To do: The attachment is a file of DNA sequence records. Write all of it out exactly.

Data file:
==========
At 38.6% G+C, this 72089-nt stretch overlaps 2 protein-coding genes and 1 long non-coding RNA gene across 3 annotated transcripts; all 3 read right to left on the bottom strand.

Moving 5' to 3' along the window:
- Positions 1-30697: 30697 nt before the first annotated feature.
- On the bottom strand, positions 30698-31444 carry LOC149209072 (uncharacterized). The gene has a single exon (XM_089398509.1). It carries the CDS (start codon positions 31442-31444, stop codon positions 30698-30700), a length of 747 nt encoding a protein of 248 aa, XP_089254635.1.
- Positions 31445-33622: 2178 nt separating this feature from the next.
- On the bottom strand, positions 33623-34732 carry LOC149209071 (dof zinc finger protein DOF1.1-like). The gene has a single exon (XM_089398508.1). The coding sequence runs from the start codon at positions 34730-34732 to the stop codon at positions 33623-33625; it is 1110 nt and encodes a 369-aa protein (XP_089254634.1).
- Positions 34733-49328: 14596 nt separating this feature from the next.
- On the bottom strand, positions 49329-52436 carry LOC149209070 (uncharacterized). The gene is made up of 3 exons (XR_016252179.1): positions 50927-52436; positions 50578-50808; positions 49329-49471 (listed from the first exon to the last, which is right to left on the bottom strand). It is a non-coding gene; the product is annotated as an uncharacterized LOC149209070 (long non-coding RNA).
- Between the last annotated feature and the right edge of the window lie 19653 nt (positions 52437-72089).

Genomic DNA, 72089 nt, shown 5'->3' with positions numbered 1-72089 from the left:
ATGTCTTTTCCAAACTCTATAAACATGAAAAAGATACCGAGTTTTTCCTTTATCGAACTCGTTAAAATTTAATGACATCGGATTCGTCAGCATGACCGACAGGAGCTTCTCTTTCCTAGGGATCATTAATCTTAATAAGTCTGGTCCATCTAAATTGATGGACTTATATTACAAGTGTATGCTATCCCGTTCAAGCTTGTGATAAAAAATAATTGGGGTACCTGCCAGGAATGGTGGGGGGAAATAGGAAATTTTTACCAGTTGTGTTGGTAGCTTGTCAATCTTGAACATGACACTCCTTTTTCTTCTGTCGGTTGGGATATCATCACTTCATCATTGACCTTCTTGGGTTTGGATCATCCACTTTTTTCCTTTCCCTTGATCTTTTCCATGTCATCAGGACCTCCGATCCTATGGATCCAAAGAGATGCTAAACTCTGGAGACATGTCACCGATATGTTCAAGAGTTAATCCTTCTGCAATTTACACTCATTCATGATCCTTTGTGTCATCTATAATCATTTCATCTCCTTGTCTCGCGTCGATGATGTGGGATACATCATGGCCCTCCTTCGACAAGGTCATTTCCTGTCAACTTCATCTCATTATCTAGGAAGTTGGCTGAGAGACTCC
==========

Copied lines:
At 38.6% G+C, this 72089-nt stretch overlaps 2 protein-coding genes and 1 long non-coding RNA gene across 3 annotated transcripts; all 3 read right to left on the bottom strand.

Moving 5' to 3' along the window:
- Positions 1-30697: 30697 nt before the first annotated feature.
- On the bottom strand, positions 30698-31444 carry LOC149209072 (uncharacterized). The gene has a single exon (XM_089398509.1). It carries the CDS (start codon positions 31442-31444, stop codon positions 30698-30700), a length of 747 nt encoding a protein of 248 aa, XP_089254635.1.
- Positions 31445-33622: 2178 nt separating this feature from the next.
- On the bottom strand, positions 33623-34732 carry LOC149209071 (dof zinc finger protein DOF1.1-like). The gene has a single exon (XM_089398508.1). The coding sequence runs from the start codon at positions 34730-34732 to the stop codon at positions 33623-33625; it is 1110 nt and encodes a 369-aa protein (XP_089254634.1).
- Positions 34733-49328: 14596 nt separating this feature from the next.
- On the bottom strand, positions 49329-52436 carry LOC149209070 (uncharacterized). The gene is made up of 3 exons (XR_016252179.1): positions 50927-52436; positions 50578-50808; positions 49329-49471 (listed from the first exon to the last, which is right to left on the bottom strand). It is a non-coding gene; the product is annotated as an uncharacterized LOC149209070 (long non-coding RNA).
- Between the last annotated feature and the right edge of the window lie 19653 nt (positions 52437-72089).

Genomic DNA, 72089 nt, shown 5'->3' with positions numbered 1-72089 from the left:
ATGTCTTTTCCAAACTCTATAAACATGAAAAAGATACCGAGTTTTTCCTTTATCGAACTCGTTAAAATTTAATGACATCGGATTCGTCAGCATGACCGACAGGAGCTTCTCTTTCCTAGGGATCATTAATCTTAATAAGTCTGGTCCATCTAAATTGATGGACTTATATTACAAGTGTATGCTATCCCGTTCAAGCTTGTGATAAAAAATAATTGGGGTACCTGCCAGGAATGGTGGGGGGAAATAGGAAATTTTTACCAGTTGTGTTGGTAGCTTGTCAATCTTGAACATGACACTCCTTTTTCTTCTGTCGGTTGGGATATCATCACTTCATCATTGACCTTCTTGGGTTTGGATCATCCACTTTTTTCCTTTCCCTTGATCTTTTCCATGTCATCAGGACCTCCGATCCTATGGATCCAAAGAGATGCTAAACTCTGGAGACATGTCACCGATATGTTCAAGAGTTAATCCTTCTGCAATTTACACTCATTCATGATCCTTTGTGTCATCTATAATCATTTCATCTCCTTGTCTCGCGTCGATGATGTGGGATACATCATGGCCCTCCTTCGACAAGGTCATTTCCTGTCAACTTCATCTCATTATCTAGGAAGTTGGCTGAGAGACTCC